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Resilience means more than using risk management strategies to identify, assess and control threats. Resiliency takes a holistic view of business health and success. It’s about keeping your business viable during changes in your supply and demand — and it can extend to complete shifts in your business model. Anticipating, preparing for, responding to and adapting with market disruptions might feel daunting. But, even after a crisis, there are ways to strengthen your business and continue making progress on short- and long-term goals.
Here are some initial steps to take to maintain business continuity.
During a crisis, the value of employees becomes more apparent, especially in their roles on the frontline of customer engagement. Highly engaged employees are not only more productive, which gives you room to survive downturns, they also deliver experiences that create loyal customers. It’s one reason why the moniker “Buy local” has gained ground; consumers want to support businesses they know and like.
Keeping employees engaged requires more than perks and rewards. They want respect and a sense of job satisfaction. Give employees the tools to empower them to participate in your success. Invest time in their ongoing training and use coaching methods that are based on real knowledge gaps and business needs. Measure the results of your training and share that data with employees so they can see their performance. According to a Learning and Development survey by CIPD, a seven-hour coaching investment in one month would require a customer-facing team to be offline for only 20 minutes. These employee-focused activities demonstrate empathy — and empathy is the foundation of trusted relationships with customers, agents and other team members.
Countless businesses have shifted operations to remote work, which is transitioning to a longer-term solution for many. But there are risks when employees lose in-person communications with each other. How your employees communicate with other team members can dramatically affect productivity and customer experience. Consider Zoom: The cloud-based online meeting platform was founded on the notion that consumers needed more efficient communications channels, not fewer. Then COVID-19 hit and sparked sudden and huge growth for Zoom. No surprise there. Its cloud-based videoconferencing capabilities support team collaboration.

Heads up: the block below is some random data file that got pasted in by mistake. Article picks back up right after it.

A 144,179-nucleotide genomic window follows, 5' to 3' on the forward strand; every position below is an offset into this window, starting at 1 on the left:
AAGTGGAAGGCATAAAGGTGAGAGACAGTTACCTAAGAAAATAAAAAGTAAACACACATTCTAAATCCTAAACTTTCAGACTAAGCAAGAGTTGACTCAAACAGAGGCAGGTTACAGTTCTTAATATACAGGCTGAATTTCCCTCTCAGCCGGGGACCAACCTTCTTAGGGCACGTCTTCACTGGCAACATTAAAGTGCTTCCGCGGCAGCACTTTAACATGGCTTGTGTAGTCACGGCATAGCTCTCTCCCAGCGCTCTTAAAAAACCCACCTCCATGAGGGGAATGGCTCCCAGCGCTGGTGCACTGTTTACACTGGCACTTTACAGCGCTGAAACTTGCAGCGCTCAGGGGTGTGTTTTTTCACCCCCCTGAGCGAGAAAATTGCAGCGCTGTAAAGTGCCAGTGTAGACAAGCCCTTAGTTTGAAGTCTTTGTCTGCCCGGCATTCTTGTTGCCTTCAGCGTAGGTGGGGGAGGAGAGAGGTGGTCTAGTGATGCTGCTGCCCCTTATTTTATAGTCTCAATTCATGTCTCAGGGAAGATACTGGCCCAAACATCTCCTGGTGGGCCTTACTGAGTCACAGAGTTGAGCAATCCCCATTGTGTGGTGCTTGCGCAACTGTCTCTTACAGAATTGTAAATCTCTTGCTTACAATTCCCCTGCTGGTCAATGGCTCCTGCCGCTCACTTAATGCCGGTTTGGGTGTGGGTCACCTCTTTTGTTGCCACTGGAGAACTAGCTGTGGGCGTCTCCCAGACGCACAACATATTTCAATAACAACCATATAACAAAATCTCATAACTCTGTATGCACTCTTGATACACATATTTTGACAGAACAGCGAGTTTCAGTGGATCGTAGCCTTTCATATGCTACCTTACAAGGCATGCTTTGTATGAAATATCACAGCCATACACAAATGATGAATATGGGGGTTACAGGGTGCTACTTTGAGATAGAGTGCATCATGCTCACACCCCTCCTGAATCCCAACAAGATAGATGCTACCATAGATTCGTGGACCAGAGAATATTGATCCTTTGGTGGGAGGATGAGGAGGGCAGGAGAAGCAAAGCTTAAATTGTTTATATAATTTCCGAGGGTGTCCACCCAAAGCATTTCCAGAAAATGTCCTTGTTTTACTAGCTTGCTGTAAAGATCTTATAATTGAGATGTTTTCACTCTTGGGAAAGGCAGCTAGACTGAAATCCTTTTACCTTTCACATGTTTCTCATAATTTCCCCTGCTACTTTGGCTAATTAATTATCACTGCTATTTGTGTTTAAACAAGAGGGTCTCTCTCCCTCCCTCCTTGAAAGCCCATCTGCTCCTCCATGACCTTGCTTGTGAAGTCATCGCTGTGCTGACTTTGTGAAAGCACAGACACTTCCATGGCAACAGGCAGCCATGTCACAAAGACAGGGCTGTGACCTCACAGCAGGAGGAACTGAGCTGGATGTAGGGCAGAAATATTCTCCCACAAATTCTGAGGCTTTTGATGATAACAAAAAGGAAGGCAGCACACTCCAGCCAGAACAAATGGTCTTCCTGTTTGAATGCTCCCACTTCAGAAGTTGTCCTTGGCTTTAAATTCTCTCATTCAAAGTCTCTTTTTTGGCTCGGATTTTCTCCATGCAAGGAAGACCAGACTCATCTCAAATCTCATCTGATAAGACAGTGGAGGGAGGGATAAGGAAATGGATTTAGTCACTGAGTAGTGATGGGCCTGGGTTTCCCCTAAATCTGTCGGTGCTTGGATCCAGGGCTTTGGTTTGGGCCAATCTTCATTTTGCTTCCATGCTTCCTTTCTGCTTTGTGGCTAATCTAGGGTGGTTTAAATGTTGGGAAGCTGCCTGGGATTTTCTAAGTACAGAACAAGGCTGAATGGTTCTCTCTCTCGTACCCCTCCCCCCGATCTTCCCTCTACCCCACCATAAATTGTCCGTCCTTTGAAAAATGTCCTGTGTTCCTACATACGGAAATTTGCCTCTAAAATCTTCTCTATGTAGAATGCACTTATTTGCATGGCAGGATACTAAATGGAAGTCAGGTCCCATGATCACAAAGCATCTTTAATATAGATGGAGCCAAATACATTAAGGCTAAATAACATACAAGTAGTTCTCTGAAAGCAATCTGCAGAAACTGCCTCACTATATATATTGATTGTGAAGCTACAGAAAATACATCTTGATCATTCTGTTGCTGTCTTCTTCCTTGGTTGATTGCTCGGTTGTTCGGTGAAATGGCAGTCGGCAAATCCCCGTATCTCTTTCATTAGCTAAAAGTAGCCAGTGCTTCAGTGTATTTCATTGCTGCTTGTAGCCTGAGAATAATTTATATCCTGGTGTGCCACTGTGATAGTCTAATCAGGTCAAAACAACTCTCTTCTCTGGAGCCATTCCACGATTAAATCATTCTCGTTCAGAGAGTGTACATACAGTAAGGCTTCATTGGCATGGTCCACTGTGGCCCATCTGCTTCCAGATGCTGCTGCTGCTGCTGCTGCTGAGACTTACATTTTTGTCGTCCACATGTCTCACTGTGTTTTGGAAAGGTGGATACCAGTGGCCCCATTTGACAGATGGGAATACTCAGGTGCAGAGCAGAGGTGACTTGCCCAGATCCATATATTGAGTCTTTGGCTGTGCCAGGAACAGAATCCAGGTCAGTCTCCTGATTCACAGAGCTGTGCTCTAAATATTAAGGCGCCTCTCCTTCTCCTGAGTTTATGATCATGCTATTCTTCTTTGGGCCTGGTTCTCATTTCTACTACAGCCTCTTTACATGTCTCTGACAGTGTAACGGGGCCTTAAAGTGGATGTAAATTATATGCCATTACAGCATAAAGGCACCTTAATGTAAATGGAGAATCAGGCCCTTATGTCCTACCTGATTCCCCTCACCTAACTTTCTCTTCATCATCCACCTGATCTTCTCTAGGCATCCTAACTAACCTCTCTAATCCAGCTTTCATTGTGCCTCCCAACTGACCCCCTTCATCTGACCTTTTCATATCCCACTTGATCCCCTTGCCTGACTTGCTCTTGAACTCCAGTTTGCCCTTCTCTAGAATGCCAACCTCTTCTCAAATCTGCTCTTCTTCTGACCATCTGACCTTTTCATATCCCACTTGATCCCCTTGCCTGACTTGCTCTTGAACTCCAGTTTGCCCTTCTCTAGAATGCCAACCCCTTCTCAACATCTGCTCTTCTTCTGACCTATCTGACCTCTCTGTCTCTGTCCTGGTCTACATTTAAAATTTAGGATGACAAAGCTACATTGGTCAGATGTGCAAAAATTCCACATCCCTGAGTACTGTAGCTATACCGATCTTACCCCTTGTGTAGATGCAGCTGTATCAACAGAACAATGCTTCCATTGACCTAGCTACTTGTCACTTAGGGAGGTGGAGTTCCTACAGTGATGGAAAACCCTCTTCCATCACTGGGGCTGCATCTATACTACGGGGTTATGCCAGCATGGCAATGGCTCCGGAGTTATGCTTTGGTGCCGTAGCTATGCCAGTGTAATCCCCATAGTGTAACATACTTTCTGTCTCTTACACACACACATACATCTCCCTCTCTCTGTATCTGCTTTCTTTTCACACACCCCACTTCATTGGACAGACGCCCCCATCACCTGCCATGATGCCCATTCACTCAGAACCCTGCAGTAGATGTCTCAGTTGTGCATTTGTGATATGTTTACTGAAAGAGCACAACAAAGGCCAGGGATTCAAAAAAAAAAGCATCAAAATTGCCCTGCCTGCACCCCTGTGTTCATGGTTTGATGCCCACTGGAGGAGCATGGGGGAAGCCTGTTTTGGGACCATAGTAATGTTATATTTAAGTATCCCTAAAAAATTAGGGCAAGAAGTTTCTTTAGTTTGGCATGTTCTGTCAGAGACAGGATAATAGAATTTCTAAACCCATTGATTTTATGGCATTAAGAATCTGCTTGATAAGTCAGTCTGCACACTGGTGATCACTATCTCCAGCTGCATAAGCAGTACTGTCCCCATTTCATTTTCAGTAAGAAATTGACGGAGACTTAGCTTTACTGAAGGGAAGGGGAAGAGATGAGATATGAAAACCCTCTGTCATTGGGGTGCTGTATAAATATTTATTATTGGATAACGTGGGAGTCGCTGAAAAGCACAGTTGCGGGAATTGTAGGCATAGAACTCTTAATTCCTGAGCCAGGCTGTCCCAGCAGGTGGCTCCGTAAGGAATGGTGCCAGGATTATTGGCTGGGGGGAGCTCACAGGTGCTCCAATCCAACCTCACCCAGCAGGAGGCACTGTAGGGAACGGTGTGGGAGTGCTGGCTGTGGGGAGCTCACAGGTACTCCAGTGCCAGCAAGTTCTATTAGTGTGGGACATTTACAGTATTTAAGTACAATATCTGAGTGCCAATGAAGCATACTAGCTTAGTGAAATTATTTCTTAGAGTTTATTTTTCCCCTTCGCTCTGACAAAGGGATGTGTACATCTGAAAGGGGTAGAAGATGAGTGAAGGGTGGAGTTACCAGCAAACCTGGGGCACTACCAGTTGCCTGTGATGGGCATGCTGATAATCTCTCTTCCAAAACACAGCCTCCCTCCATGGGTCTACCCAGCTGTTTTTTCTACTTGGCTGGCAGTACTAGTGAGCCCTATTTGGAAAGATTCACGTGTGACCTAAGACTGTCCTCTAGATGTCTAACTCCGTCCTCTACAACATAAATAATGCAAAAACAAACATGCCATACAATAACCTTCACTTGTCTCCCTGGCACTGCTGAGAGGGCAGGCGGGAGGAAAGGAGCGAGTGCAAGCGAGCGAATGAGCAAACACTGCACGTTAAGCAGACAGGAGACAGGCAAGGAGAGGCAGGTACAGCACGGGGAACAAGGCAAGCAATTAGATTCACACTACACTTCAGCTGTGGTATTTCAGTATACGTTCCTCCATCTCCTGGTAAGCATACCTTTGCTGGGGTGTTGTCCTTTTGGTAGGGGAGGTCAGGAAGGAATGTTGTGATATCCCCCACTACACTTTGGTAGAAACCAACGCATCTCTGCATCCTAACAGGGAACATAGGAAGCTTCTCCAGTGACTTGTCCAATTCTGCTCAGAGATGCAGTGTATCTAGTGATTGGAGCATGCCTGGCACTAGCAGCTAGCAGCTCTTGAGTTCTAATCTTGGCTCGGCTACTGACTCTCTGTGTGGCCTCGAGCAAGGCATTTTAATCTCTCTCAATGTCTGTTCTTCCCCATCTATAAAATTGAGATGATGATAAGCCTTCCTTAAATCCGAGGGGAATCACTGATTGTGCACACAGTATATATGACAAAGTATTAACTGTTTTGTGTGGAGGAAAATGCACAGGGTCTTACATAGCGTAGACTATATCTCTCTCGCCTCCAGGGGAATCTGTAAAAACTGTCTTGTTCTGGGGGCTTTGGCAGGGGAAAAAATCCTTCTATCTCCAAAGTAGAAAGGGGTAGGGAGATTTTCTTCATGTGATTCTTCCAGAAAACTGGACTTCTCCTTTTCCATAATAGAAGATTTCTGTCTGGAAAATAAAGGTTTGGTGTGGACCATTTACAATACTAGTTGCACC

Genesys recently began a partnership with Zoom to deliver simplified, integrated communications and foster collaboration. Businesses integrating the Genesys Cloud CXTM platform with Zoom Meetings and Zoom Phone can connect employees across the enterprise in real-time through voice and video.
If you’re responding to a major disruption, your customers probably are, too. They might not even know what’s possible or how you can help. Be a leader in offering assistance, whether it’s discounts, newly available products or different payment options. If call and chat volumes are out of control because of urgent customer questions, adding more agents — and doing so quickly — might not be an option. Instead, offload more common and mundane tasks to bots.
You can update artificial intelligence (AI)-powered bots quickly, for example. Voicebot scripts can be changed to handle the most common questions. And when you’re running bots in an integrated, omnichannel environment, they can transfer customers and conversational context to human agents, as needed, and then learn from each interaction.
Scaling up capabilities to meet the new demands of the COVID-19 pandemic was one of the challenges that US government agencies faced. These organizations had to support an unprecedented number of citizen interactions at the same time — and all of whom faced similar issues. Cumbersome processes and systems hampered flexibility, driving the movement to cloud technology.
Adapting to remote work is an ongoing process. Flexibility requires the right infrastructure to continually simplify operations and reduce the expenses of managing it. Moving to the cloud gives you a foundation for innovation. Businesses that move to cloud gain agility that lets them make rapid changes, specifically to contact center processes and how products and services are delivered. For example, a cloud platform lets you create temporary capacity for peak volume in a way that’s much less cumbersome than on-premises systems. Employees can transition to remote access instantly and return to centralized operations, if that suits your business needs.
Automating or developing better self-service options enable businesses to handle increased call volume and interactions. Streamlining processes and making it easier for customers to connect with you can also reduce errors. Agents can focus on calls that need the human touch.
Not every business is ready for a full digital transformation, but you can still identify key “hot spots” where customers become bottlenecked along their journeys — whether it’s IVR, chat, your website or other parts of your workflow. For example, identifying problematic transitions from digital touchpoints to agent-assisted ones can further streamline the customer experience.
Next Steps Toward the New Normal
Companies must be ready as they now face a new normal. What’s happening today might change tomorrow. Flexibility and productivity are keys to resiliency – and that resiliency will protect your business as times change. We’re in the middle of a major disruption, but you can use this time as an opportunity. Take a fresh look at your priorities. Start with your employees and create true partnerships with them to help to serve your customers.
Watch the on-demand analyst webinar to gain perspective on how businesses are rapidly evolving their contact center operations to meet the new normal.
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